These go to 11. DavidLee's Avatar
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    Thanks all.

  8. #8
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    I think the best bet is a European city bike, or something similar. My bike (a modified German Kettler) has a hub dynamo, drum brakes, Nexus-7 hub gears, partial chaincase, fenders, rack, Lumotec headlight/B&M tail light, and platform pedals. It is also my year round bike, but it becomes a winter bike with the addition of Nokian Hakkapilita W-106 studded tires. The Haks are going strong after four years. They would not be good for plowing through heavy snow, but they are a good compromize between rolling resistance and traction for typical winter riding on plowed streets, black ice, and no more than a few inches of unplowed snow.

    Winter conditions vary a lot from place to place. Here in DC, they dump monumental amounts of sand and salt on what is basically wet snow. Everything thaws by day and freezes at night. Because of the high grit levels, rims last one winter on bikes with rim brakes. Further north, where snow is dry and roads are not as extensively treated, rims can last for years.

    Derailleurs and rim brakes can work well here if you clean and lubricate after each ride. As far as I am concerned, having to do all that work negates the convenience benefits of riding a bike in the winter. You may or may not agree. I spent three winters commuting on a Specialized Crossroads hybrid without studs. From a bike handling standpoint, the icy bits it felt like tightrope walking. From a maintenance standpoint, it was like using a violin to drive nails.. However it did work, and was better than having to drive my car in the corrosive salt brine.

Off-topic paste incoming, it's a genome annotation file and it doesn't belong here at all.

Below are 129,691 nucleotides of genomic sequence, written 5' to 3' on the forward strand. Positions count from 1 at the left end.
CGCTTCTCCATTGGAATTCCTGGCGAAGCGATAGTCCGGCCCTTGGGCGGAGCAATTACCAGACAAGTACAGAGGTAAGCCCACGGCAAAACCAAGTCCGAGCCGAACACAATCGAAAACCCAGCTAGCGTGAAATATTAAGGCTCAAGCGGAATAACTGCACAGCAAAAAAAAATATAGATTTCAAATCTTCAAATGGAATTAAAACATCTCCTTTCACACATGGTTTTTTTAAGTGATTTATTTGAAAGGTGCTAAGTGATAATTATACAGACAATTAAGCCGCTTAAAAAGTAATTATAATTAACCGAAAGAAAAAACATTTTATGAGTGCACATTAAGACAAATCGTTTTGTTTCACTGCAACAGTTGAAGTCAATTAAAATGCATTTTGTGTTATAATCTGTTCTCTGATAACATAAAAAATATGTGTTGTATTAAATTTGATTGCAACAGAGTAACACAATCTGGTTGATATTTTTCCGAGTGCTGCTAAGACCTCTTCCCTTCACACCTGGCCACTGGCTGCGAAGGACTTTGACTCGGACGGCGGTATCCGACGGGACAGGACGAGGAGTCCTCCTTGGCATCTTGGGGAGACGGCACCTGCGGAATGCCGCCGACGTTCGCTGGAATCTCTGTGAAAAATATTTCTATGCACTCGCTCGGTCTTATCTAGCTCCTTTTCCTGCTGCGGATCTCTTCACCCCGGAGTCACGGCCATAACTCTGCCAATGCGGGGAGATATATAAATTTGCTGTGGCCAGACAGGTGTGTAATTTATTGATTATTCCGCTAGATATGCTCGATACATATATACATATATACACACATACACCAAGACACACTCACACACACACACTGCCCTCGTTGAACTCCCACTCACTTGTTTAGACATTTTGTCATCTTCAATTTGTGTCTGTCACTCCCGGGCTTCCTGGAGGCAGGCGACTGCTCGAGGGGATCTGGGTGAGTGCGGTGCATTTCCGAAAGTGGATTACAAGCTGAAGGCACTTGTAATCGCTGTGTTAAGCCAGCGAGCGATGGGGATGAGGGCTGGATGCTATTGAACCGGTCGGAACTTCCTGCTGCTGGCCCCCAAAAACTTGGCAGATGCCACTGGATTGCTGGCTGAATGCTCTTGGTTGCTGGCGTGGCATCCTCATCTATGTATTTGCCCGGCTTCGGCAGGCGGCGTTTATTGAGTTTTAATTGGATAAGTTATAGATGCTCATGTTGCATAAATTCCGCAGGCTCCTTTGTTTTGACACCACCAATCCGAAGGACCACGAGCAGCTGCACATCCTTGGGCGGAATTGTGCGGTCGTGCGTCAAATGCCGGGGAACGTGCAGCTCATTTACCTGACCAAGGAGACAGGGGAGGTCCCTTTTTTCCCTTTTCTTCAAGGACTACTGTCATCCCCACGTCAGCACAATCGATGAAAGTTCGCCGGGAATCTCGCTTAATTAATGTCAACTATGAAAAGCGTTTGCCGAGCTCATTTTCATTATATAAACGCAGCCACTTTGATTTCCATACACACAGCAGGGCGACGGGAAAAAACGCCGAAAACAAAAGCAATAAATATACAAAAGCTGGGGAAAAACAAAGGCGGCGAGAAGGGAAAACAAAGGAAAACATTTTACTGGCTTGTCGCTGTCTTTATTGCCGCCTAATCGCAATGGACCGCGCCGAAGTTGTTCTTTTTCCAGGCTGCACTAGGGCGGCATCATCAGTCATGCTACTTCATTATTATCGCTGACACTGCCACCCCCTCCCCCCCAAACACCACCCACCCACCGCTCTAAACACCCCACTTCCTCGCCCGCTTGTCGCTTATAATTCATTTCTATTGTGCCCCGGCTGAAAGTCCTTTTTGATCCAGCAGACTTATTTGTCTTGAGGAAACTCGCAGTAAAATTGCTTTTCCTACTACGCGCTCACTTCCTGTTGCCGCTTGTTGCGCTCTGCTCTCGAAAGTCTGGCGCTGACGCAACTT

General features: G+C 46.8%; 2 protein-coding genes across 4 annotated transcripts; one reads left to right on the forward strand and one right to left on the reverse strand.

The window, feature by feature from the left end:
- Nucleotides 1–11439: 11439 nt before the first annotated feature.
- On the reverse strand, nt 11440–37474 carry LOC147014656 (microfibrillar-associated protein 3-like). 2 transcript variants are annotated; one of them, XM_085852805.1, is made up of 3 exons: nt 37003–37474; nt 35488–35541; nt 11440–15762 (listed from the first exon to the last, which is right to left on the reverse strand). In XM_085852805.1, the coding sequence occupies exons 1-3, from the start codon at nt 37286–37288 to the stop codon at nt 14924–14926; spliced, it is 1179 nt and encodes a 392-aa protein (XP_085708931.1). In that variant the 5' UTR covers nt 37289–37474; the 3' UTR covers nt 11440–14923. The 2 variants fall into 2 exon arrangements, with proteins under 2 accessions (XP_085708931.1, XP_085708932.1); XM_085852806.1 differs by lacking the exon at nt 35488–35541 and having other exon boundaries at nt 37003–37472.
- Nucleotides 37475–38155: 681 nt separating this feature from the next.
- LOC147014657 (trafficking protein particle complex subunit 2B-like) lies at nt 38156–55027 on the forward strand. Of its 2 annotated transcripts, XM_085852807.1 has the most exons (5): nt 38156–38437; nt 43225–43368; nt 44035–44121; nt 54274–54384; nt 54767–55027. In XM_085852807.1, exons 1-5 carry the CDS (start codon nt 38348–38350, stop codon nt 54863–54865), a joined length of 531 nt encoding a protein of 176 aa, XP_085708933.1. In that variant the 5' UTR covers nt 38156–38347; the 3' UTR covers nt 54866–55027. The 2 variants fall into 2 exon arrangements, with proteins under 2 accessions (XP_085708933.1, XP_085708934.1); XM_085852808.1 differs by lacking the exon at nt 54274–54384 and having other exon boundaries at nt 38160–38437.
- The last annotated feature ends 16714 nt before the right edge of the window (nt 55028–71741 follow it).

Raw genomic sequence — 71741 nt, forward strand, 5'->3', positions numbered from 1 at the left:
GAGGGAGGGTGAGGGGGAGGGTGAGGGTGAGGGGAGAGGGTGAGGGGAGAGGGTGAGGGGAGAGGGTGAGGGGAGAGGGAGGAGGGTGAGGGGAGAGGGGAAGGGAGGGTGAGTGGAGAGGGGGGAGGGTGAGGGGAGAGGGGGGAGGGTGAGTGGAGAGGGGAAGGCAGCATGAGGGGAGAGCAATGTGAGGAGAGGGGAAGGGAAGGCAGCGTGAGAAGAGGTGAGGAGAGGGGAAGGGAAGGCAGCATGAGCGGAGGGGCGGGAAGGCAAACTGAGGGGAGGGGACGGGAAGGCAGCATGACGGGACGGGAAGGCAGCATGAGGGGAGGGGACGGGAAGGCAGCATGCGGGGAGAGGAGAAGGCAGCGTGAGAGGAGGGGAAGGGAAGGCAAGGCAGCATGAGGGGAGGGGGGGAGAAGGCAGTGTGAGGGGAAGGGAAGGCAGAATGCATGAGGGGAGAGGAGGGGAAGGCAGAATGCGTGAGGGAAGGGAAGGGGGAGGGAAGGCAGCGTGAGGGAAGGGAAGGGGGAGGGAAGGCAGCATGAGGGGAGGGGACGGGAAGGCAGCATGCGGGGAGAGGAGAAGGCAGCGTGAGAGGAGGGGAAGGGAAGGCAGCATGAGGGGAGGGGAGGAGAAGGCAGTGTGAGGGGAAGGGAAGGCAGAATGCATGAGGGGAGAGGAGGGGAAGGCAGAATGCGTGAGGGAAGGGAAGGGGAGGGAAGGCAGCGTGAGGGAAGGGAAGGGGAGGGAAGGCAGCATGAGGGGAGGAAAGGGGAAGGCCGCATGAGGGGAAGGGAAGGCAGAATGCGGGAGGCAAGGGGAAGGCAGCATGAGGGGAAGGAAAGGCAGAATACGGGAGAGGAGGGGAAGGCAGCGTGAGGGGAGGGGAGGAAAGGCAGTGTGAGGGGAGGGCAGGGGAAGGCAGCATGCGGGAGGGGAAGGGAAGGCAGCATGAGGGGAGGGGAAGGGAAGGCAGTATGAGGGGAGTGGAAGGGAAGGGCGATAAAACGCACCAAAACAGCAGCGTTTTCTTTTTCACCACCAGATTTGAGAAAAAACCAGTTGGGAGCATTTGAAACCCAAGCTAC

Paul

  9. #9
    meep! legot73's Avatar
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    Haven't found the time to tape the bars yet, but this is my winter bike:



    I need to shorten the cables quite a bit due to the new lever positions on the trekking bars.
    Nothing says "in good times and in bad" like a good pair of fenders

  10. #10
    Riding behind enemy lines iluvfreebeer's Avatar
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    Quien es, "winter"?
    ------------------------------------

    Armstrong never got caught cheating.
    That probably makes him as good a cheater as a cyclist.

    -- Some guy at the Dallas Crits

  11. #11
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    Quote Originally Posted by legot73
    Haven't found the time to tape the bars yet, but this is my winter bike:



    I need to shorten the cables quite a bit due to the new lever positions on the trekking bars.
    Very nice bike! I must say, though, that it seems a bit surreal to be discussing this when the temperature outside is pushing 100 F. I have to say I much prefer winter commuting to summer commuting.

    Paul

  12. #12
    meep! legot73's Avatar
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    Quote Originally Posted by PaulH